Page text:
Background: Bovine anaplasmosis has been reported in several European countries, but the
vector competency of tick species for Anaplasma marginale from these localities has not been
determined. Because of the wide distributional range of Dermacentor reticulatus within Europe and
the major role of Dermacentor spp. as a vector of A. marginale in the United States, we tested the
vector competency of D. reticulatus for A. marginale.
Results: Male D. reticulatus were allowed to feed for 7 days on a calf persistently infected with a
Zaria isolate of A. marginale, after which they were removed and held off-host for 7 days. The ticks
were then allowed to feed a second time for 7 days on a susceptible tick-naïve calf. Infection of calf
No. 4291 was detected 20 days post exposure (p.i.) and confirmed by msp4 PCR. Thirty percent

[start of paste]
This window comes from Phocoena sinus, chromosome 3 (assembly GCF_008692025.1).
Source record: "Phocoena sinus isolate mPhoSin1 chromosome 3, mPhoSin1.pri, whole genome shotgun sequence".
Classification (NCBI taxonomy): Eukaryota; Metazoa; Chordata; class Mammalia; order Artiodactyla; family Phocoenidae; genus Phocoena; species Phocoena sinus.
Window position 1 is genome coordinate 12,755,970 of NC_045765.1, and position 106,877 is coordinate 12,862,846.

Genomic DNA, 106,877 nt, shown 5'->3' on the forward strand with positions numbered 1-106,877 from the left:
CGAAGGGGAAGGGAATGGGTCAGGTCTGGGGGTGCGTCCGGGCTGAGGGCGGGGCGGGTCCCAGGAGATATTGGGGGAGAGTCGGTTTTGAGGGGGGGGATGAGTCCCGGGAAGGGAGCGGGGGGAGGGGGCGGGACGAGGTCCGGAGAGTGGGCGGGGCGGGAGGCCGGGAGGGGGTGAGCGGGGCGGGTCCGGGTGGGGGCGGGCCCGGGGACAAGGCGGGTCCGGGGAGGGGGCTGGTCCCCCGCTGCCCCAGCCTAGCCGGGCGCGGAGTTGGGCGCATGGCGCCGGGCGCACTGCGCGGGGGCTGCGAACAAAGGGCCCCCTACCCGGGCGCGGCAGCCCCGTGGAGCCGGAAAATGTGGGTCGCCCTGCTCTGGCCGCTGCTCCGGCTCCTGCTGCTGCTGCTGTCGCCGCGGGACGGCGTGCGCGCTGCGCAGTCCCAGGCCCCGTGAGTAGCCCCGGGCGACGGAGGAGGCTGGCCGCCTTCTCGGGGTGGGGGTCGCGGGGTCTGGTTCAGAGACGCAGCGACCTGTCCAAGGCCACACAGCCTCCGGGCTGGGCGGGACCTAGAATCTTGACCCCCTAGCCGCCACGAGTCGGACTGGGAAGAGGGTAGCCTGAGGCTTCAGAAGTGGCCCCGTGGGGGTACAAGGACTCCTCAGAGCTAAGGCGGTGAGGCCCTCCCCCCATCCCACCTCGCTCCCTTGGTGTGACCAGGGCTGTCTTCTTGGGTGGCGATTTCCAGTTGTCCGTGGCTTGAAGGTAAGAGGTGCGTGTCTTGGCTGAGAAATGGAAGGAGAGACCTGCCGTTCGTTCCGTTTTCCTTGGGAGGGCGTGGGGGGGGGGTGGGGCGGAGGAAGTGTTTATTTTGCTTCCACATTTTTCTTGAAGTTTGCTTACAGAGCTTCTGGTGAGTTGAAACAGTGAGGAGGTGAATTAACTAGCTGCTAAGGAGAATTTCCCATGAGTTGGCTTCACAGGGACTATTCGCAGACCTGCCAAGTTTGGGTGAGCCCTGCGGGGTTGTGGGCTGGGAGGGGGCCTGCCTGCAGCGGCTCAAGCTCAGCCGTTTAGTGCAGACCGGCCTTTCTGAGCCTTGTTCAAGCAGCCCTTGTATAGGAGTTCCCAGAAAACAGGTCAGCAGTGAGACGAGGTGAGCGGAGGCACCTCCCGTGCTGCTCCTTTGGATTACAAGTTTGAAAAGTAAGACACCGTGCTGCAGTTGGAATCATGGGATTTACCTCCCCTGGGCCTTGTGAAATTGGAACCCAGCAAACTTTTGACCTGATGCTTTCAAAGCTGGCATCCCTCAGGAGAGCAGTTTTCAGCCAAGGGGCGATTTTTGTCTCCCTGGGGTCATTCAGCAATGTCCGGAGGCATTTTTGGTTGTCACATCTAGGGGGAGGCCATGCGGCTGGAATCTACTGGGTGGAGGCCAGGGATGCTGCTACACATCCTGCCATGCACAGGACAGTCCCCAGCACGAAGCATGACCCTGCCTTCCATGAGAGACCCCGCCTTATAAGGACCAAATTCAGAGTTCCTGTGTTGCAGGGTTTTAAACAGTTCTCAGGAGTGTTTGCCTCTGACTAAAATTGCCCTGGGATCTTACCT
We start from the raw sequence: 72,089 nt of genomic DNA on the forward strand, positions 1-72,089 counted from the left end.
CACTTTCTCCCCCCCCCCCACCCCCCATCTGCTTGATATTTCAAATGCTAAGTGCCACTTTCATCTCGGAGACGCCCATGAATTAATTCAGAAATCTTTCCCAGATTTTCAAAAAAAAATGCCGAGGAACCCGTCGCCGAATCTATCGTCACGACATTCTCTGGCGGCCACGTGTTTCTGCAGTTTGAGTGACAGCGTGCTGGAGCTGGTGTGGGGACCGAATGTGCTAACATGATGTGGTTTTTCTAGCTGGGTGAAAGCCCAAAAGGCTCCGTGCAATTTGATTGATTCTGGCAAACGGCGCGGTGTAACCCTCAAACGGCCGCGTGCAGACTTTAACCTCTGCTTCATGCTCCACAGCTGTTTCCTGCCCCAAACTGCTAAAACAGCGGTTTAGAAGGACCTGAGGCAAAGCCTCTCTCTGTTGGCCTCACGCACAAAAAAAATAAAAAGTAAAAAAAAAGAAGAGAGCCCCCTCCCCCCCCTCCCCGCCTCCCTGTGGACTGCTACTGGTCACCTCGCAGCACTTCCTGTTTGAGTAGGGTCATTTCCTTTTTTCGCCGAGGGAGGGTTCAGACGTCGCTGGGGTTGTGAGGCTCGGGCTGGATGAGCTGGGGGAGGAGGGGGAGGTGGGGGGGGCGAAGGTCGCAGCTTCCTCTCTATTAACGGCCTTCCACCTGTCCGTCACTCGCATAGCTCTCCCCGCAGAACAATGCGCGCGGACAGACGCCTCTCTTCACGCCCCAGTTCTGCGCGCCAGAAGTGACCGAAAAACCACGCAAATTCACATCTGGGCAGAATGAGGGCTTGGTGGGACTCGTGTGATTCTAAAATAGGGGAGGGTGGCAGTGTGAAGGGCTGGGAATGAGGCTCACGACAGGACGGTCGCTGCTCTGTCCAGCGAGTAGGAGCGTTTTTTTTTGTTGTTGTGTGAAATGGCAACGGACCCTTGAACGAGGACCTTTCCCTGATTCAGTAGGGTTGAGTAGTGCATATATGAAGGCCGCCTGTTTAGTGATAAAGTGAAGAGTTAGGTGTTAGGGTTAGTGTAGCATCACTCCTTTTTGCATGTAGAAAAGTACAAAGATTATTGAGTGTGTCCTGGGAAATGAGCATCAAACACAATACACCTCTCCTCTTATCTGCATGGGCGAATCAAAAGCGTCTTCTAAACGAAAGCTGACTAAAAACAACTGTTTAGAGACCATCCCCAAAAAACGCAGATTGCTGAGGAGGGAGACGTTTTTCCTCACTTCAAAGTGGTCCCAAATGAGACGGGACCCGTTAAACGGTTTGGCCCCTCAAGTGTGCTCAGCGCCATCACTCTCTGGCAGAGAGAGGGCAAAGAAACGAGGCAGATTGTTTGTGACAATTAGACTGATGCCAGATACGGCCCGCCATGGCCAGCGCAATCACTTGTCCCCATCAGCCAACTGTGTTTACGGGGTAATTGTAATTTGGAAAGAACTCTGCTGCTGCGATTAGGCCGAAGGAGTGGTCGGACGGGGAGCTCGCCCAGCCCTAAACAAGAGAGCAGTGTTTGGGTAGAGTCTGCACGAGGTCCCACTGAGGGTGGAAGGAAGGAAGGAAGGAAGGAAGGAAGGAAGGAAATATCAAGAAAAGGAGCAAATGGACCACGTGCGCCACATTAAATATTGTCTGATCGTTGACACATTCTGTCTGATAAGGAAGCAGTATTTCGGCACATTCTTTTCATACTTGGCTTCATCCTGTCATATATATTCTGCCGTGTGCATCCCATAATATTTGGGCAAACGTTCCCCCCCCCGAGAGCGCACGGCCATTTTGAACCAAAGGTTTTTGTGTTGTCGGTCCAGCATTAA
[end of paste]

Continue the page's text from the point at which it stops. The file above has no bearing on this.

of the dissected acquisition fed ticks was infected. In addition, A. marginale colonies were detected
by light microscopy in the salivary glands of the acquisition fed ticks. Transmission of A. marginale
to calf No. 9191 was confirmed by examination of Giemsa-stained blood smears and msp4 PCR.
Ticks were dissected after transmission feeding and presence of A. marginale was confirmed in
18.5% of the dissected ticks.
Conclusions: This study demonstrates that D. reticulatus males are competent vectors of A.
marginale. Further studies are needed to confirm the vector competency of D. reticulatus for other
A. marginale strains from geographic areas in Europe.